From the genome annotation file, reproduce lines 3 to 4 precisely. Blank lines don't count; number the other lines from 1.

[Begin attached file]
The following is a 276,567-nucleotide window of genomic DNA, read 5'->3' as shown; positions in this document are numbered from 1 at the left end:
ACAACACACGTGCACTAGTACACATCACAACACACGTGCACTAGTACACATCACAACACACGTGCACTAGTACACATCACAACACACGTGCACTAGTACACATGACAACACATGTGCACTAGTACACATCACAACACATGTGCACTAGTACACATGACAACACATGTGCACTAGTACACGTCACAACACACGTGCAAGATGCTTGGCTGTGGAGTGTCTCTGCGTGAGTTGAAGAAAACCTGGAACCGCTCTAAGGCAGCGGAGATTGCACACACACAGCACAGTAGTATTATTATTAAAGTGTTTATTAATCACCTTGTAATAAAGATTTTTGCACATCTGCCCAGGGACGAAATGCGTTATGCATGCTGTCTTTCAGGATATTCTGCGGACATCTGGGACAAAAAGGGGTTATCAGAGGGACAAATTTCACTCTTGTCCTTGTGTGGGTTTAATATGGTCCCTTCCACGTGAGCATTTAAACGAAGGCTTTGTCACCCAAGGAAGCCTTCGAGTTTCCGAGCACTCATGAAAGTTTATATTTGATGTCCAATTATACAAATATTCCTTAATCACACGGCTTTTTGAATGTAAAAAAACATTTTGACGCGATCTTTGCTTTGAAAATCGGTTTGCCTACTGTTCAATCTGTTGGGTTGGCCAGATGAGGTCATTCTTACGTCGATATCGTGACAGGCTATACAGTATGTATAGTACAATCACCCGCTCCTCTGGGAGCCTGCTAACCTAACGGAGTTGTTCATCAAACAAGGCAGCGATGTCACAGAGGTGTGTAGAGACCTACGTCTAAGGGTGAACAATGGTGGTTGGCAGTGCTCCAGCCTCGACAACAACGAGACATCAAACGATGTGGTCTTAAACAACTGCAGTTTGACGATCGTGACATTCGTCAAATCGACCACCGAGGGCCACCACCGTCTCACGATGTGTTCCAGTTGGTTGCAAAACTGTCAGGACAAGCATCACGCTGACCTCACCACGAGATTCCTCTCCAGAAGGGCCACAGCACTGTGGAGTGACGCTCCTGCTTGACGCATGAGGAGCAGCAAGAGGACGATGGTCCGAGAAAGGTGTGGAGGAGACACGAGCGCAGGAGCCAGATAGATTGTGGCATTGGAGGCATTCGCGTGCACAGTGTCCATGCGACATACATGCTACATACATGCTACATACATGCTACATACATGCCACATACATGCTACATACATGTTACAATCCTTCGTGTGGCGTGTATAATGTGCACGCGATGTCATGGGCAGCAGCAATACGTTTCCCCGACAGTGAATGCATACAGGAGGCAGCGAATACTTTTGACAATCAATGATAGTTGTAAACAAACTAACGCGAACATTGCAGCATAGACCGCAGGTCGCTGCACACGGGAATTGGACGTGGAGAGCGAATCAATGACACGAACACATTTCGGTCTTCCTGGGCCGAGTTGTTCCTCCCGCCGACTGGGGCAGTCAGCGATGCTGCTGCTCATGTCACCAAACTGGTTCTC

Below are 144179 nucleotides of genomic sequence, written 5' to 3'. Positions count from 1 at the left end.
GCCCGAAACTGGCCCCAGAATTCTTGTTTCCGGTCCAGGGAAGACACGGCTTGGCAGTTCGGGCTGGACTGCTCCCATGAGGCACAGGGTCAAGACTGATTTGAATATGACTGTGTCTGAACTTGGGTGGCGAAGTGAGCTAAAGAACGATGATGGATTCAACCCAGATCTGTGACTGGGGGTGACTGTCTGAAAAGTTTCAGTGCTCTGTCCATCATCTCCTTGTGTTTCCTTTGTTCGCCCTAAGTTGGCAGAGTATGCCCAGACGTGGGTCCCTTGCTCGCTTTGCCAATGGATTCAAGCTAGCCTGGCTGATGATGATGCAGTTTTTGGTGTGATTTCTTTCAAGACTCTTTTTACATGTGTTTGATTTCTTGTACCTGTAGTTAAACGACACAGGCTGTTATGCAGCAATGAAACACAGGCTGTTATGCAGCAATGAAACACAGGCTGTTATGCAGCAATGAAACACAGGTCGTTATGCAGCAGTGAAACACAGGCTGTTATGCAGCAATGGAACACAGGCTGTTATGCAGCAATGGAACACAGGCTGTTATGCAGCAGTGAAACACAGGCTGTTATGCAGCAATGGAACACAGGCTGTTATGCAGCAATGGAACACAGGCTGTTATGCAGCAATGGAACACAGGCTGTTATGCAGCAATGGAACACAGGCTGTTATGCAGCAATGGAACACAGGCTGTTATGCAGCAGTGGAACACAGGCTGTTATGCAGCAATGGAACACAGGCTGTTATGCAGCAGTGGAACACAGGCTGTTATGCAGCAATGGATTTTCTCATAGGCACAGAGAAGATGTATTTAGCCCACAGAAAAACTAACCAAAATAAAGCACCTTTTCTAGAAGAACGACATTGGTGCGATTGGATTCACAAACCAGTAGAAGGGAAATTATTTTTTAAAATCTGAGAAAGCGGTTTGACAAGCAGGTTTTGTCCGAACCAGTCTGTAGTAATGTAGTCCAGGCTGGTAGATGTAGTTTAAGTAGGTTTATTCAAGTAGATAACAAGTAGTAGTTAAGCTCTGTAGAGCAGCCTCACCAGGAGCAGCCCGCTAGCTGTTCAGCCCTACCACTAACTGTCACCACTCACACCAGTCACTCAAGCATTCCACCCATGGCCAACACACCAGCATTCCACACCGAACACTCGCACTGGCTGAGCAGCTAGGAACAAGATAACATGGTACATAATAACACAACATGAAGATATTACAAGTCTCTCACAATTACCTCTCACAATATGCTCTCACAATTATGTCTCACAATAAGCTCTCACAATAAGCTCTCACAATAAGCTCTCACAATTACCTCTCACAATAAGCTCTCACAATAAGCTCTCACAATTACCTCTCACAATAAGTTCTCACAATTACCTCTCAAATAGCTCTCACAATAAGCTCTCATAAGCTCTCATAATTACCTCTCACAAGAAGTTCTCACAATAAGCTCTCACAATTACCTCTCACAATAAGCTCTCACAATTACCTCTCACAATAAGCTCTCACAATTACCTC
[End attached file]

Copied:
Below are 144179 nucleotides of genomic sequence, written 5' to 3'. Positions count from 1 at the left end.
GCCCGAAACTGGCCCCAGAATTCTTGTTTCCGGTCCAGGGAAGACACGGCTTGGCAGTTCGGGCTGGACTGCTCCCATGAGGCACAGGGTCAAGACTGATTTGAATATGACTGTGTCTGAACTTGGGTGGCGAAGTGAGCTAAAGAACGATGATGGATTCAACCCAGATCTGTGACTGGGGGTGACTGTCTGAAAAGTTTCAGTGCTCTGTCCATCATCTCCTTGTGTTTCCTTTGTTCGCCCTAAGTTGGCAGAGTATGCCCAGACGTGGGTCCCTTGCTCGCTTTGCCAATGGATTCAAGCTAGCCTGGCTGATGATGATGCAGTTTTTGGTGTGATTTCTTTCAAGACTCTTTTTACATGTGTTTGATTTCTTGTACCTGTAGTTAAACGACACAGGCTGTTATGCAGCAATGAAACACAGGCTGTTATGCAGCAATGAAACACAGGCTGTTATGCAGCAATGAAACACAGGTCGTTATGCAGCAGTGAAACACAGGCTGTTATGCAGCAATGGAACACAGGCTGTTATGCAGCAATGGAACACAGGCTGTTATGCAGCAGTGAAACACAGGCTGTTATGCAGCAATGGAACACAGGCTGTTATGCAGCAATGGAACACAGGCTGTTATGCAGCAATGGAACACAGGCTGTTATGCAGCAATGGAACACAGGCTGTTATGCAGCAATGGAACACAGGCTGTTATGCAGCAGTGGAACACAGGCTGTTATGCAGCAATGGAACACAGGCTGTTATGCAGCAGTGGAACACAGGCTGTTATGCAGCAATGGATTTTCTCATAGGCACAGAGAAGATGTATTTAGCCCACAGAAAAACTAACCAAAATAAAGCACCTTTTCTAGAAGAACGACATTGGTGCGATTGGATTCACAAACCAGTAGAAGGGAAATTATTTTTTAAAATCTGAGAAAGCGGTTTGACAAGCAGGTTTTGTCCGAACCAGTCTGTAGTAATGTAGTCCAGGCTGGTAGATGTAGTTTAAGTAGGTTTATTCAAGTAGATAACAAGTAGTAGTTAAGCTCTGTAGAGCAGCCTCACCAGGAGCAGCCCGCTAGCTGTTCAGCCCTACCACTAACTGTCACCACTCACACCAGTCACTCAAGCATTCCACCCATGGCCAACACACCAGCATTCCACACCGAACACTCGCACTGGCTGAGCAGCTAGGAACAAGATAACATGGTACATAATAACACAACATGAAGATATTACAAGTCTCTCACAATTACCTCTCACAATATGCTCTCACAATTATGTCTCACAATAAGCTCTCACAATAAGCTCTCACAATAAGCTCTCACAATTACCTCTCACAATAAGCTCTCACAATAAGCTCTCACAATTACCTCTCACAATAAGTTCTCACAATTACCTCTCAAATAGCTCTCACAATAAGCTCTCATAAGCTCTCATAATTACCTCTCACAAGAAGTTCTCACAATAAGCTCTCACAATTACCTCTCACAATAAGCTCTCACAATTACCTCTCACAATAAGCTCTCACAATTACCTC